International Cancer Imaging Society Development Site

International Cancer Imaging Society Meeting and 18th Annual Teaching Course

  Advancing Cancer Imaging:   

  Improving Patient Outcomes  

Sun 07 Oct 2018 - Tue 09 Oct 2018

Palais de l’Europe, Menton, France

Meeting President: Prof. Wim Oyen, London, UK

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Interactive Workshops

These one day teaching courses are limited to 20 participants, each with their own imaging workstation and content delivered through lectures and hands-on case based learning.

Courses in 2018

Masterclass in Imaging of Gynaecological Cancer, London, Thu 01 Nov

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Other Courses in 2018

Masterclass in Imaging of Oncological Whole Body MRI, London, Thu 08 Nov

If you would like to be kept updated about our courses please scroll down and register your interest in the turquoise box at the bottom of the homepage.

Join our Society

Do you believe that Cancer Imaging is important?

If your answer is yes, join us to support and promote the education in oncological imaging and stimulate research in the study of human tumour behaviour.

As a member you will also receive:

  • Discounted registration fees for all our teaching courses
  • Exclusive access to the members' area
  • Exclusive access to posters and presentations from the annual teaching course
  • 20% off the APC for submitting manuscripts to Cancer Imaging

» Join now 

About ICIS

The International Cancer Imaging Society exists to meet the important challenges of advancing imaging in the multidisciplinary management of cancer.

We promote education in oncological imaging and stimulate research in the study of human tumour behaviour, bringing together radiologists with an interest in oncological imaging for the exchange of ideas, and to organise scientific meetings, multicentre research studies and postgraduate courses within the field.

 

» Latest News 

Cancer Imaging Journal

Impact Factor 3.016

Cancer Imaging is the official journal of ICIS, it is an open access, peer-reviewed journal with original articles as well as reviews and editorials.  The journal encompasses CT, MRI, ultrasound, single photon and positron emission tomography, including multimodality imaging in all kinds of malignant tumours, plus new developments, techniques and innovations.

A really enjoyable, informative and fun three days in a beautiful town.

KP | Royal Surrey Hospital, Guildford, UK

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Please click on the link below to register your interest for future ICIS interactive courses.  We will notify you in advance of registration opening, allowing you first refusal on our popular courses.

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Medical Imaging News -- ScienceDaily

CT scans may increase risk of brain cancer, study suggests

Published: Thu, 19 Jul 2018 08:53:37 EDT

A new study suggests that CT scans, commonly used in medical imaging, may increase the risk of brain tumors.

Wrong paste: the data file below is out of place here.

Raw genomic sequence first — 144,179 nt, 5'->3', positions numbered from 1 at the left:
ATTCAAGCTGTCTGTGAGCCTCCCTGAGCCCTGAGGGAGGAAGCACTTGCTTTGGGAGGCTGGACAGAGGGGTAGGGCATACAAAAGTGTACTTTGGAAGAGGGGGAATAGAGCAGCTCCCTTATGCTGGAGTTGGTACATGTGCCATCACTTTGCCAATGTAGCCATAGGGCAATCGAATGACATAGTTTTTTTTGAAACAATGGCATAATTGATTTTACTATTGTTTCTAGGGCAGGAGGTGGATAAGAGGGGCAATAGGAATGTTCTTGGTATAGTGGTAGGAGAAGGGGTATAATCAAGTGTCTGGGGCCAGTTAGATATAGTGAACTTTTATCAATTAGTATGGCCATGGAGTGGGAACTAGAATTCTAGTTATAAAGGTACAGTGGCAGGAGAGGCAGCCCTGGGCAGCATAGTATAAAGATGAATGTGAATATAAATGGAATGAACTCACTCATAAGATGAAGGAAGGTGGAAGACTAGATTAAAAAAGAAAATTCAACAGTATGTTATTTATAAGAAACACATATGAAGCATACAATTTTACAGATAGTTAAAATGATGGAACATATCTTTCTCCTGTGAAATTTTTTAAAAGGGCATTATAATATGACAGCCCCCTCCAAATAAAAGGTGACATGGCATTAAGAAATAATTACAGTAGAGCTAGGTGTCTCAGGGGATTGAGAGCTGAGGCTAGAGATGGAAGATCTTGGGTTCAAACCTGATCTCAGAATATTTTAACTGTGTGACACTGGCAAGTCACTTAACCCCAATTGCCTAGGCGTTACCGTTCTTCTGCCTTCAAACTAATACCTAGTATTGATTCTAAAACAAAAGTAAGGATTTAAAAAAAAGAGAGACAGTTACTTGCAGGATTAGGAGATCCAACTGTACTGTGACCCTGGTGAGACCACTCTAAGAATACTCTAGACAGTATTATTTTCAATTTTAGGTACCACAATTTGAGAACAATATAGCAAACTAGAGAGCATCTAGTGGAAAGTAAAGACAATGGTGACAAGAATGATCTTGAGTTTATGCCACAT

The rise of secondary imaging interpretations

Published: Tue, 17 Jul 2018 14:25:29 EDT

Among Medicare beneficiaries, the frequency of billed secondary interpretation services for diagnostic imaging services increased from 2003 to 2016 across a broad range of modalities and body regions, often dramatically.

Brain iron levels may predict multiple sclerosis disabilities

Published: Tue, 17 Jul 2018 10:12:53 EDT

A new, highly accurate MRI technique can monitor iron levels in the brains of multiple sclerosis (MS) patients and help identify those at a higher risk for developing physical disability, according to a new study.

Breast cancer follow-up imaging varies widely, study finds

Published: Mon, 16 Jul 2018 16:45:17 EDT

Follow-up imaging for women with non-metastatic breast cancer varies widely across the country, according to a new study. Some patients go without the annual mammograms that experts recommend, while others with the same cancer diagnosis receive full-body scans that expose them to significant amounts of radiation and are not recommended by experts.

Test for Alzheimer's disease directly measures synaptic loss

Published: Mon, 16 Jul 2018 15:16:00 EDT

Researchers have tested a new method for directly measuring synaptic loss in individuals with Alzheimer's disease. The method, which uses PET imaging technology to scan for a specific protein in the brain linked to synapses, has the potential to accelerate research for new Alzheimer's treatments, the researchers said.

How fast can acute stroke treatment become to still be reliable?

Published: Fri, 13 Jul 2018 09:35:53 EDT

Every day roughly three new stroke suspects are rushed by ambulance to Helsinki University Hospital Emergency Department to be considered for urgent clot-busting thrombolytic therapy or thrombectomy to prevent permanent stroke caused by acute cerebral ischemia. But perilously, out of one hundred such 'thrombolysis candidates' only half is actually caused by this condition and the rest have other kinds of diagnoses. Despite the tremendous time-pressure, the rapid diagnoses need to be accurate.